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Students at commencement

Ministry in Context

Learnings from the Road

I was more-or-less out of touch for a couple weeks in May. Pat and I were on a “Turbo Tour” of Europe, touching the soil of eleven different countries in the company of other Americans, Australians, and New Zealanders. Most of the Americans were contemporaries of ours, meaning folks who can remember when Dwight David Eisenhower was president and your television picture, if you were fortunate enough to have one of those new-fangled devices, came in two colors: black and white.

Pat and I had a ball, but some of our fellow travelers did not. They were troubled by the fact that Europeans just plain do things wrong. Ice, for example. Europeans don’t put ice in their drinks. Can you imagine? And face clothes. Some of the hotels did not provide face clothes. The scrambled eggs were too thin. The bacon wasn’t cooked enough. The Europeans insist on calling a “bus” a “coach.”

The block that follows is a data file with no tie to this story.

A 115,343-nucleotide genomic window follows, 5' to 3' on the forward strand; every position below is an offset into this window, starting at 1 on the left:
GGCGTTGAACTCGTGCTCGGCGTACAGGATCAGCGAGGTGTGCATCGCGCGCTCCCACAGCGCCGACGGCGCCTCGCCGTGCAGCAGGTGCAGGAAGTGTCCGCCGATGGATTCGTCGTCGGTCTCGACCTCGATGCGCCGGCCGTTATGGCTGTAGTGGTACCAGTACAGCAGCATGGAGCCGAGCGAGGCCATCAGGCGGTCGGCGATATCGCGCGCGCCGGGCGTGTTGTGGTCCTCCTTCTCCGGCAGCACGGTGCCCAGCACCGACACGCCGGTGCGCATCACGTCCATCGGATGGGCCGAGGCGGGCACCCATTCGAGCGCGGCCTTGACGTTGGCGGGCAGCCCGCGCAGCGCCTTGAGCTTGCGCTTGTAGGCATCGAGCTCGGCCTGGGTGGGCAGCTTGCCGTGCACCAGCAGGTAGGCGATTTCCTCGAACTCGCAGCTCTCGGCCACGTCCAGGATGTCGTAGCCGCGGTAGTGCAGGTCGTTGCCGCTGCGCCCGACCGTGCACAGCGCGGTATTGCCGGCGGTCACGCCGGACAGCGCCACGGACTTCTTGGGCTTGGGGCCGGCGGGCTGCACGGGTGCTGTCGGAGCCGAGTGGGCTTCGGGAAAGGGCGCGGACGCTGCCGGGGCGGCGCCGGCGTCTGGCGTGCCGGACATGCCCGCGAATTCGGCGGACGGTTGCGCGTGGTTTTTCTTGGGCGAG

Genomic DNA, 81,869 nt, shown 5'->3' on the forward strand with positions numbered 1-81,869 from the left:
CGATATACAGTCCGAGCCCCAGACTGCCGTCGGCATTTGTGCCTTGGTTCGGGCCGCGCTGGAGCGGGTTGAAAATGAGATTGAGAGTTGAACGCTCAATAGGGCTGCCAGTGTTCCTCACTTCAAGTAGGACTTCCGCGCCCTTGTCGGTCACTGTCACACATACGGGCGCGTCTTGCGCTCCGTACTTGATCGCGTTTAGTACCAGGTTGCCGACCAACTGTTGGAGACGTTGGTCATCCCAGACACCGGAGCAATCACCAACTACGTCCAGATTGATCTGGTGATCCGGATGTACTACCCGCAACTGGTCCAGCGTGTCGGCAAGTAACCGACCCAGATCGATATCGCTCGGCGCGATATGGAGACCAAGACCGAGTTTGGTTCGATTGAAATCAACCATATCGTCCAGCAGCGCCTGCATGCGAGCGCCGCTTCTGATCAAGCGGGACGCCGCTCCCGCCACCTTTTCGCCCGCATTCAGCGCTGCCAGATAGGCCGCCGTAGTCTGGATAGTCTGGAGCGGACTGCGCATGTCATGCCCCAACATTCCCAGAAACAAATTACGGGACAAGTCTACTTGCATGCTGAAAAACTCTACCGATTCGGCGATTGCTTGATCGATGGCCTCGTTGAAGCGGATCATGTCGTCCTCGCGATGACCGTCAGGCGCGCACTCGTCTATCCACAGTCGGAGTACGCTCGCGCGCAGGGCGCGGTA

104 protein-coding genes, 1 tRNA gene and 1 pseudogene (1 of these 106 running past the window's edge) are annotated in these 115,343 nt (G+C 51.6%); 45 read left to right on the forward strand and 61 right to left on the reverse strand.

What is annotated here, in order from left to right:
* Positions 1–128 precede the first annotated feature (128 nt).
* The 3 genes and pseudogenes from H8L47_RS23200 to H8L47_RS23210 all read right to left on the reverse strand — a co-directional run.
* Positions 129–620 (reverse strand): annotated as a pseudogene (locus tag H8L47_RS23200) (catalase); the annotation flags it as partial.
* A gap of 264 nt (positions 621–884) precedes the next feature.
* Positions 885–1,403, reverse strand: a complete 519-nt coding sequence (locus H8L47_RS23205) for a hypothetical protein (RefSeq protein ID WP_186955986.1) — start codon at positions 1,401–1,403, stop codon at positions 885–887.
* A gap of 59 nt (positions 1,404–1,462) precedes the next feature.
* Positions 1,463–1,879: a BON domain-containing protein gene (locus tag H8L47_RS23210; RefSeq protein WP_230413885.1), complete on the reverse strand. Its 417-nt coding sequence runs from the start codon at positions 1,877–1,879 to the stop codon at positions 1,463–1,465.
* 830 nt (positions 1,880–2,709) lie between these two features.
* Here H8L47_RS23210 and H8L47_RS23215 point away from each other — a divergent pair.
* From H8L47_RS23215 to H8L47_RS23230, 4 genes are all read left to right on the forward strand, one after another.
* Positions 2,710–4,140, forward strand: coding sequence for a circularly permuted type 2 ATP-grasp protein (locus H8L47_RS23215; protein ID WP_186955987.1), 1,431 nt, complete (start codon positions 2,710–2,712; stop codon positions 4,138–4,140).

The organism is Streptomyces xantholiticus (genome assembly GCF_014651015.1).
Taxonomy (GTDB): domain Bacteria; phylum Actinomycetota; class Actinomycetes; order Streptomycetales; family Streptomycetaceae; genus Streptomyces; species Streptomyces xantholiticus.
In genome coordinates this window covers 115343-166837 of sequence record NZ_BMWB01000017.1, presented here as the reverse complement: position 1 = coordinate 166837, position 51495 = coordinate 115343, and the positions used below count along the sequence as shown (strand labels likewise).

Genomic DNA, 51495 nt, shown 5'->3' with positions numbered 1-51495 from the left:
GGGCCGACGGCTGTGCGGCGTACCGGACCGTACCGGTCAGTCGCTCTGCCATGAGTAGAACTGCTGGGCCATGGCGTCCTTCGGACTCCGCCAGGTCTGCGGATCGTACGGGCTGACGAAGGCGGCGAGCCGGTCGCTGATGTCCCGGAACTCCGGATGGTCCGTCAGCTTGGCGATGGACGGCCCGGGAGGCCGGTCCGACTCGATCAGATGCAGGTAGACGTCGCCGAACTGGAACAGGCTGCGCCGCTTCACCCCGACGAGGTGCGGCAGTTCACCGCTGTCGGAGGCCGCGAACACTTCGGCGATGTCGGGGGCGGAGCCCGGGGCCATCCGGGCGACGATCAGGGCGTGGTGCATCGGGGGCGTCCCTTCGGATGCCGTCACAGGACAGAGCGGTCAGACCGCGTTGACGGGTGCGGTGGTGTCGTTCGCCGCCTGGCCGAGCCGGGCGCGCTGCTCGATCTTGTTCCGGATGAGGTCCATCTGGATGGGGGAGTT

Our guide, a remarkable Englishman named Chris, had more patience with this than the complainers deserved, but finally he began pointing out that “different” does not mean “wrong.” “This is the way we do things in Europe,” he said. “Just because it isn’t the same way things are done in America doesn’t mean that it is wrong.” It shut them up…a little.

Church people often have trouble distinguishing between “different” and “wrong.” It is easy for us to get into the mind-set that those individuals or congregations who do things differently from the way we do them are “wrong.” Maybe it is time for us to be more broad-minded. High liturgy or praise band? Preach from the pulpit or the aisle? From a manuscript or free form? Wear a collar or jeans? The lectionary or the narrative lectionary or sermon series? Not right and wrong. Different.

(As a matter of fact, when you get right down to it, this business of denominations—Lutheran, Presbyterian, Episcopal, Baptist, Roman Catholic, Assemblies of God—maybe, just maybe, it is more a matter of “different” than “wrong.”)

Theological education is undergoing radical change. The shape of seminary education five years from now, ten years from now, will be very different from what it is today. There will be a temptation to call it “wrong.” Sorry. Different, but not necessarily wrong.

Traveling is a great education. Yes, Europe was different. And I loved it.

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